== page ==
“Deep South – Deep South Movie Matchmaking:Cerebration of Okinawa and Thai Deep South Filmmakers”
September 7-13, 2020 (Online screening)
Free admission (Please register in order to watch the films.)
For program 1-5: https://forms.gle/KX8QRsHiCWpBT56t9
For program 6-7: https://forms.gle/6buJcfQcgYQ4mmWB6
* Upon registration, we will send the link to the films.
** Six (6) Japanese films under Program 1 to 4 and five (5) Thai films under Program 5 are available for 7 days from 7pm on September 7 to 12pm on September 13. You can watch it anytime during this period.
*** Ten Thai films (Program 6 and 7) will be available for 4 hours from 2pm to 6pm on September 13. You can watch it anytime during this period.
The talk events on September 7 and 13 will be live streamed at Facebook pages of the Japan Foundation, Bangkok and Documentary Club. No advanced registration is needed.
Organized by: The Japan Foundation, Bangkok Documentary Club in collaboration with Deep South Filmmakers Project
Supported by: Art in the time of COVID-19 project, Graduate School of Global Arts, Tokyo University of the Arts
The Japan Foundation, Bangkok and Documentary Club Thailand in collaboration with Deep South Young Filmmakers proudly present “Deep South – Deep South Movie Matchmaking: Cerebration of Okinawa and Thai Deep South Filmmakers”
Thailand’s Deep South stretches from the border with Malaysia up through the provinces of Pattani, Yala and Narathiwat. More than 80% of the population in this area are Muslims while 94% of the national population are Buddhists in Thailand. This area was ruled by a Malay dynasty, Pattani Kingdom from 14th to 19th century. These factors made this area unique where the strong influence by Malay culture can be observed. Against this historical and cultural background, a series of violent resistance attempts by the extremists were being made to claim the independence. Therefore, the Ministry of Foreign Affairs of Japan issued the level 3 security alert and restricts the travel to this area.
Okinawa is one of the 47 provinces of Japan and consists 160 islands. It is located in the southernmost and easternmost area in Japanese territory. Okinawa was occupied by the United States for 27 years after the end of World War II until it was returned to Japan in 1972. Okinawa comprises only 0.6% of Japan’s total land area, but the about 70% of US force facilities are concentrated to this prefecture. The presence of US base in Okinawa is controversial. Further back in history, this region existed as an independent kingdom called the Ryukyu Kingdom over 450 years from 1929 to 1879 and developed its unique culture under the influence of Japanese and Chinese cultures. Due to such historical background, there are large differences from the four major islands of Japan in terms of culture, customs and dialects as well as industries, population composition and income disparity.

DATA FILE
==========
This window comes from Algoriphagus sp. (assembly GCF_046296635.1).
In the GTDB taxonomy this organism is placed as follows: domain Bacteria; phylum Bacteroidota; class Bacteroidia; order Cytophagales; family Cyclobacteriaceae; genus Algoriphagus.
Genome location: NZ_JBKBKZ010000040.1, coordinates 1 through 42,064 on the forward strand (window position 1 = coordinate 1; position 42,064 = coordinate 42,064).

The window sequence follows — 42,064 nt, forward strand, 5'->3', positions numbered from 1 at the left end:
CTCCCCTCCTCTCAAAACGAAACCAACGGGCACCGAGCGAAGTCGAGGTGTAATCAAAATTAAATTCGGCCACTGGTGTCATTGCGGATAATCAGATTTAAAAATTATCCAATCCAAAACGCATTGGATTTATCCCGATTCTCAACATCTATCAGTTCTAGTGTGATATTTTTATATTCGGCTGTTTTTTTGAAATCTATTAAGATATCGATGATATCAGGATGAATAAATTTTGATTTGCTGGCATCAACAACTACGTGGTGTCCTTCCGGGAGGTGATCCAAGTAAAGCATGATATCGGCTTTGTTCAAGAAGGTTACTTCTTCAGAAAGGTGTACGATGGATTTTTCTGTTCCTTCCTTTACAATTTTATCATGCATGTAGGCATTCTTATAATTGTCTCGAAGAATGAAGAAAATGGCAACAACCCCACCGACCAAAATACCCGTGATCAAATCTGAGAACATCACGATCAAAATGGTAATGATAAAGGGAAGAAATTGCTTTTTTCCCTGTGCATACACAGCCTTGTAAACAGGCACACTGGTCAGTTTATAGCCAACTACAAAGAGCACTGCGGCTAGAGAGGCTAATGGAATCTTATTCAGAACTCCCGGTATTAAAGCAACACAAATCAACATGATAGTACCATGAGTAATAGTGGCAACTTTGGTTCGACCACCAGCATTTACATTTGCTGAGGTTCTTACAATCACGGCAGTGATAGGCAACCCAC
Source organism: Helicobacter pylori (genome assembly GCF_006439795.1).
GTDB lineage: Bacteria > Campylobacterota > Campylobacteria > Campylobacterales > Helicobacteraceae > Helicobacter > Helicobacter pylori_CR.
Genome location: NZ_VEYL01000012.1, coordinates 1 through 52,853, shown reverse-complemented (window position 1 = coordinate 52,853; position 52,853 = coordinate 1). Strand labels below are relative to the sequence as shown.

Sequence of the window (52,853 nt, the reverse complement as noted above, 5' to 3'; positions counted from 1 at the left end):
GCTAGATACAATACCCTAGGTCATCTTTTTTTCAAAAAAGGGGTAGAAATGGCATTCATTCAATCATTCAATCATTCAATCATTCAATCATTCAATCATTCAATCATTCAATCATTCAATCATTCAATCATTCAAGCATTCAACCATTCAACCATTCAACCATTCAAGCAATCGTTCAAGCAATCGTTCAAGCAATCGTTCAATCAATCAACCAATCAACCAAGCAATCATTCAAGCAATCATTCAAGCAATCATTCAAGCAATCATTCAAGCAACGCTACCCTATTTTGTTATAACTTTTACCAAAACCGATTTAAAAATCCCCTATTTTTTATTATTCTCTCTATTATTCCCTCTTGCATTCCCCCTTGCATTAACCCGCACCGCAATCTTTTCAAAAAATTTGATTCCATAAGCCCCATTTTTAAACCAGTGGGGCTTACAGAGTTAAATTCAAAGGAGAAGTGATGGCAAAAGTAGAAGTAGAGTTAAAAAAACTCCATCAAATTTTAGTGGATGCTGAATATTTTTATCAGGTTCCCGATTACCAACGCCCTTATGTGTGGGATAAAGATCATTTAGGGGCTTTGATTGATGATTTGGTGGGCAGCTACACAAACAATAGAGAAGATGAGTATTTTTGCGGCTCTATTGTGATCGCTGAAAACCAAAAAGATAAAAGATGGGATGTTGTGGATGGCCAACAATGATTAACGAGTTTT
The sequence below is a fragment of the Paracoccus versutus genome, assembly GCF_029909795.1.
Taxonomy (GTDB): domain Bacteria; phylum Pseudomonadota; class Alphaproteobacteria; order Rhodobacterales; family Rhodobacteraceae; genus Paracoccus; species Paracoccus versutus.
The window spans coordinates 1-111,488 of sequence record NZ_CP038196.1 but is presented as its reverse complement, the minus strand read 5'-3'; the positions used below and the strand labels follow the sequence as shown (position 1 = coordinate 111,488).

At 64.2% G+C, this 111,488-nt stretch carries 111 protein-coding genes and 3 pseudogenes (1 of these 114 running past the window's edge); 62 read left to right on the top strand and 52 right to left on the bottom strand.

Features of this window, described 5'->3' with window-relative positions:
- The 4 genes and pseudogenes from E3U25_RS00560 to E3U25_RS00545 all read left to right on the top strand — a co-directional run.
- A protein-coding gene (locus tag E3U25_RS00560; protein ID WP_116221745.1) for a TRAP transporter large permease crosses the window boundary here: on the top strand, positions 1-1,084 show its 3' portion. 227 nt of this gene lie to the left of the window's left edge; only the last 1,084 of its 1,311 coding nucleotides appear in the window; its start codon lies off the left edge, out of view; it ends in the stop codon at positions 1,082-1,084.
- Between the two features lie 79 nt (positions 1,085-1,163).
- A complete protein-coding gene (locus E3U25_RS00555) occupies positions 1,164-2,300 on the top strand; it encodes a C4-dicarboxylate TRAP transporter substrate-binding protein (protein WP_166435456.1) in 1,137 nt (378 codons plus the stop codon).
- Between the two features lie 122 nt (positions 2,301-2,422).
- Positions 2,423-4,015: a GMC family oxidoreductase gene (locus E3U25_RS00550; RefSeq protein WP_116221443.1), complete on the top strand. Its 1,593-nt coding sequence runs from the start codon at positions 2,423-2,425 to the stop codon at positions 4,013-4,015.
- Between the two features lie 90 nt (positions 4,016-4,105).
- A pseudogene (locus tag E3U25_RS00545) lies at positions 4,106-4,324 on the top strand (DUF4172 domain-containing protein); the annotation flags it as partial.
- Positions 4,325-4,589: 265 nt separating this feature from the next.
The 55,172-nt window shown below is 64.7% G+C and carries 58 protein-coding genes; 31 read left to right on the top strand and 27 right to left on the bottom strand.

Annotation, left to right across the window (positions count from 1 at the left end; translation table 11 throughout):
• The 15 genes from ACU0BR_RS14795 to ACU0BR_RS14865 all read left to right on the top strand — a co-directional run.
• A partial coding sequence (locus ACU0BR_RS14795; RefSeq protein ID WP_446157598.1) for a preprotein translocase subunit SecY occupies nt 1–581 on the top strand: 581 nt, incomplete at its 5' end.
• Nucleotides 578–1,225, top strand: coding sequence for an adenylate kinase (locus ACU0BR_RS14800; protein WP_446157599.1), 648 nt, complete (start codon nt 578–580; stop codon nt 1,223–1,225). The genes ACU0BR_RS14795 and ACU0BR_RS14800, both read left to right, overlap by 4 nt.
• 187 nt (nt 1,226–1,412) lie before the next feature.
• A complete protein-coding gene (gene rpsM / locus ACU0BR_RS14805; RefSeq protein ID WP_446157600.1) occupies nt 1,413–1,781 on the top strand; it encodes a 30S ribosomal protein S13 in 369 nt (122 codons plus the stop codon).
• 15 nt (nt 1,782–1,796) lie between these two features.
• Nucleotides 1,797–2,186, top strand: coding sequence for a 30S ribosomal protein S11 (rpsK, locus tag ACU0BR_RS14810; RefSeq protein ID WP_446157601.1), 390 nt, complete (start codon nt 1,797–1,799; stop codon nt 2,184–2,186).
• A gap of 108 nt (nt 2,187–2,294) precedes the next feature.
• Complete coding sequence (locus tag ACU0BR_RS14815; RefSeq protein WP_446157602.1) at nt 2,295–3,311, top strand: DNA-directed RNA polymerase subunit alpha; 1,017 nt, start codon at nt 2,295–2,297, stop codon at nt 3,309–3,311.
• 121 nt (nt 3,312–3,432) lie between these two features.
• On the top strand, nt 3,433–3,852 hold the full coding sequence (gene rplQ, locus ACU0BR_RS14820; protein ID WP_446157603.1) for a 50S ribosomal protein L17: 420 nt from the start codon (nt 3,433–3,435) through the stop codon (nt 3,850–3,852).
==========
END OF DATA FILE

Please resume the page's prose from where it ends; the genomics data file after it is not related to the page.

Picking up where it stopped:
“Deep South” is the common key word to connect Thailand’s Deep South and Okinawa. Through this Deep South – Deep South Movie Matchmaking project, we are going to introduce the movies dealing with the two regions and to promote the cultural exchange among the filmmakers online. The two “Deep South” regions were interconnected through maritime trade when both of them were independent. This online film festival will provide the platform to reconsider the similarities and differences in the two regions and to explore the new connections.
Program 1 Endless Past KAWADA Jun (72 mins／2016)
A film that documents the actual story regarding the inheritance of the Battle of Okinawa, as filmed by filmmaker Jun Kawada. Kawada met a man who has been collecting the remains of the war dead and other artifacts in Okinawa Prefecture for over fifty years, and he begins to help him with the process. One day, the man shows Kawada a piece of property left behind that has the names engraved on it and asks him to find this person's family with the names on it. Kawada starts to find the person and his family using the documents and resources of the war that exist in Japan.
Program 2 Making a Perfect Donut Kyun-Chome (95 mins／2018)
"Making a Perfect Donut" is a video work focused on US military base issue in Okinawa by Kyun-Chome who works as a contemporary artist in Japan. This film is a project documentary that started from the question “If one was to combine an American donut with its hole in the center, and a round shaped Okinawan donut; wouldn't that be a perfect, holeless donut regardless of which side of the military fence it is seen?” The video consists of two parts. The first part of the video entails asking the above question to people who are affected by the military base in different ways, and who have complex emotions towards the base. The people who were asked include: the leader of an organization that opposes the construction of new military bases, the director of a private anti-war museum, a mixed-race comedian whose father is a U.S. soldier, and the owner of a company that does construction work for new military bases. The second part entails negotiating with the U.S. military managing staff, and actually creating a perfect donut across the fence.